By LeAnn Thieman. This was originally published on LeAnn's blog.
People who are sleep-deprived during the week often try to make up for it on weekends.
But a new study suggests the tactic may not work. Researchers found that weekday sleep loss had negative effects on people’s metabolism and “catch-up” sleep on the weekend didn’t reverse it. In fact, there were signs that the extra weekend sleep could make matters worse, said senior study author Kenneth Wright, a professor at the University of Colorado, Boulder.
The bottom line, according to Wright, is that people need to consistently get sufficient sleep.
“If you want to lead a healthy lifestyle,” he said, “that has to include good sleep habits.”
The study, published online in the journal Current Biology, included 36 healthy young adults who were randomly assigned to one of three groups that all spent nine nights in the sleep lab.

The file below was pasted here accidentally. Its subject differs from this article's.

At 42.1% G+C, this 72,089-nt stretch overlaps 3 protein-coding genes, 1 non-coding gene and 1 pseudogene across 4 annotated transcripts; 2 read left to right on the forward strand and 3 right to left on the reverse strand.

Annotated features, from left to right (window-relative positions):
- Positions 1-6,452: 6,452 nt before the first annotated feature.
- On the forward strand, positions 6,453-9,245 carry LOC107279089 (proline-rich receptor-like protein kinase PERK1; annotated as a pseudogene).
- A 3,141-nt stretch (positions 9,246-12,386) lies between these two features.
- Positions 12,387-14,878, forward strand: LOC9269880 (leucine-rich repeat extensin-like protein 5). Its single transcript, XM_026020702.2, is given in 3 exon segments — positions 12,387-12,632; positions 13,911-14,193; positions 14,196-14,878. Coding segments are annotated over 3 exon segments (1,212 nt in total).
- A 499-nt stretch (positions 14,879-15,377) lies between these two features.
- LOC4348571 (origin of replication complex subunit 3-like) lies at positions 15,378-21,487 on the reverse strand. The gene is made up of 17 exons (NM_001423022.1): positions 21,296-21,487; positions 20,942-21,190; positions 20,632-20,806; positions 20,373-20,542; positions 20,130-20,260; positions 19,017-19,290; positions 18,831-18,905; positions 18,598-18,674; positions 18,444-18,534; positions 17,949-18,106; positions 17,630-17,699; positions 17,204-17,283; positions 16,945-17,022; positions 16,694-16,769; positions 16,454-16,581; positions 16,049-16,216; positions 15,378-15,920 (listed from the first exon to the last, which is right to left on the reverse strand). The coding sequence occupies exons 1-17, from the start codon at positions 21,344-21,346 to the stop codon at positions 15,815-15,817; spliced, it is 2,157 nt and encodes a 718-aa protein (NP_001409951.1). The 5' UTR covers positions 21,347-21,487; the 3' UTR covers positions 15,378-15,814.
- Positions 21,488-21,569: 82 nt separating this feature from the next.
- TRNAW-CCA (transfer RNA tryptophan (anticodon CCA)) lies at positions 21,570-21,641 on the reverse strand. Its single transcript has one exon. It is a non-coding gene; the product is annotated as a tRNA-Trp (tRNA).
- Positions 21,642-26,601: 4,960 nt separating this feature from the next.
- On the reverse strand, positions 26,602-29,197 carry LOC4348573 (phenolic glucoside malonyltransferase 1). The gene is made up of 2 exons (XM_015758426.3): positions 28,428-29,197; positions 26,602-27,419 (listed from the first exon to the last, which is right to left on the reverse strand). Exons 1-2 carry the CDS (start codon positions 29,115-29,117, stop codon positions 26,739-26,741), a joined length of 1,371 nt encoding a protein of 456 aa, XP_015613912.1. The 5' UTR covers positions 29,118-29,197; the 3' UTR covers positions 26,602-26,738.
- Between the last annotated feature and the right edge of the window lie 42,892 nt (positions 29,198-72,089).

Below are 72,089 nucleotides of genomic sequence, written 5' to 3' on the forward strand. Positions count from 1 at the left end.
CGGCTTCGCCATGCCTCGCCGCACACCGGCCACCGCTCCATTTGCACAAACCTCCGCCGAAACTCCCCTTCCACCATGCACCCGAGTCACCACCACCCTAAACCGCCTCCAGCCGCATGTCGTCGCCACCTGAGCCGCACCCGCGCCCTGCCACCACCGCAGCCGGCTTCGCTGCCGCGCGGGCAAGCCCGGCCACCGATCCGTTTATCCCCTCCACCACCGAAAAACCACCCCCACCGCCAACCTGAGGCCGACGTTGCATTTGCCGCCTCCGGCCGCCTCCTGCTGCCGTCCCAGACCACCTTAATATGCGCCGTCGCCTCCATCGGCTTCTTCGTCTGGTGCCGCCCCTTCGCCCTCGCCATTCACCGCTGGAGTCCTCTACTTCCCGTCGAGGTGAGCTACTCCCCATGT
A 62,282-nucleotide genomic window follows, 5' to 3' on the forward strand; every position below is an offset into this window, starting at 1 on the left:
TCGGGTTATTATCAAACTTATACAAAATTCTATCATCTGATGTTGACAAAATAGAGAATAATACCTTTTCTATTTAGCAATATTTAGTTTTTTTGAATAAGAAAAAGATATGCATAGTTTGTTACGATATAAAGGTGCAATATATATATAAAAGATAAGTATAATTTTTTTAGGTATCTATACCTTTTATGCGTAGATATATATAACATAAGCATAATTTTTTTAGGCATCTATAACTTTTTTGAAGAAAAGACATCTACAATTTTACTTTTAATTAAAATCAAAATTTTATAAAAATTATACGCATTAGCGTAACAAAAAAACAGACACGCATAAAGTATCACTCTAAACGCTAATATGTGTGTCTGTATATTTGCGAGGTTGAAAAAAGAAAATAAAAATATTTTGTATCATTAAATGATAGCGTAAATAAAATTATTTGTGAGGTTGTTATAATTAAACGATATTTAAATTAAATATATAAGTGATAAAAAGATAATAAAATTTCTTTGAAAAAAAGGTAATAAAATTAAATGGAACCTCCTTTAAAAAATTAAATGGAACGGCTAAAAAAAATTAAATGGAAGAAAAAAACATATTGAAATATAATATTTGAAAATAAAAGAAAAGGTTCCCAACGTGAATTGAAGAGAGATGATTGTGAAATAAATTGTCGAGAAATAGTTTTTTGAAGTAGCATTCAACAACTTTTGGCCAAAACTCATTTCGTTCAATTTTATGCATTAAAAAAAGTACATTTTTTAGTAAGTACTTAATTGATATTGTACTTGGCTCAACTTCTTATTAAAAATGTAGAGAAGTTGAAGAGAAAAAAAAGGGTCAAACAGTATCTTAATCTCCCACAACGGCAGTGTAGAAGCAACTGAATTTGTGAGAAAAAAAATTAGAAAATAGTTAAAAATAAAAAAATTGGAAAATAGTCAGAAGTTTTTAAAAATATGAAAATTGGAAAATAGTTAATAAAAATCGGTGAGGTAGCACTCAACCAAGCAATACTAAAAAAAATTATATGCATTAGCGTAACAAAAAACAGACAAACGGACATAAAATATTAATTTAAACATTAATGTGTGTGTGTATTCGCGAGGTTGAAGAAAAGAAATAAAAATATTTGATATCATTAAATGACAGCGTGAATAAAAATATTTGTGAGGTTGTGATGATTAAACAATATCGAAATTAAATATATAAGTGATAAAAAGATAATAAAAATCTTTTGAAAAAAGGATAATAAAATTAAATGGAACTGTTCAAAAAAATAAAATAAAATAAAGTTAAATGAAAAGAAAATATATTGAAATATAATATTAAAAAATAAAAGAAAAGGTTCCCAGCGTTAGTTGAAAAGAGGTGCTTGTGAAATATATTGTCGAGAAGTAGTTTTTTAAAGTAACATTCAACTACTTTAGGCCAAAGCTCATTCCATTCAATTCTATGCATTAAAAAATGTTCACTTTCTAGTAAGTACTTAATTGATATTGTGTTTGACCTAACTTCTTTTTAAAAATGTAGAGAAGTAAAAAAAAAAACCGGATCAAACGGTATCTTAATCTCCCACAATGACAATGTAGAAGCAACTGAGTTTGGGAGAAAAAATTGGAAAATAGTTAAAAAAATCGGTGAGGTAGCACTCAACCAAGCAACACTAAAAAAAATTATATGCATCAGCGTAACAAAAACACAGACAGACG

One group was allowed to sleep for up to 9 hours each night. A second could sleep only 5 hours. The third group was allowed 5 hours of sleep for five days, then a weekend “recovery” period where they could sleep in as late as they wanted; after that, they returned to 5 hours of sleep for two nights.
Researchers found that in both sleep-deprived groups, people lost some of their sensitivity to insulin, a hormone that regulates blood sugar. They also began to eat more at night and gained some weight.
The group that was allowed to sleep in on the weekend saw one benefit: There was less late-night eating on those days. However, they went right back to post-dinner munching once they returned to 5-hour nights, and their insulin sensitivity remained impaired. They showed decreased insulin sensitivity in the liver and muscles, specifically. Over time, decreased insulin sensitivity can be a precursor to type 2 diabetes and obesity.
Experts recommend adults get 7 or more hours of sleep each night for the sake of their overall health.
Yet, studies show that more than one-third of U.S. adults fall short of that goal.
What are the ‘sleep stealers’ in your life?” Wright said. “Are you up late watching TV or on your computer?”
Sleep is vital for a range of body processes, not only metabolism. It can decrease alertness and mental performance, which cannot be erased with a couple of nights of catch-up sleep.
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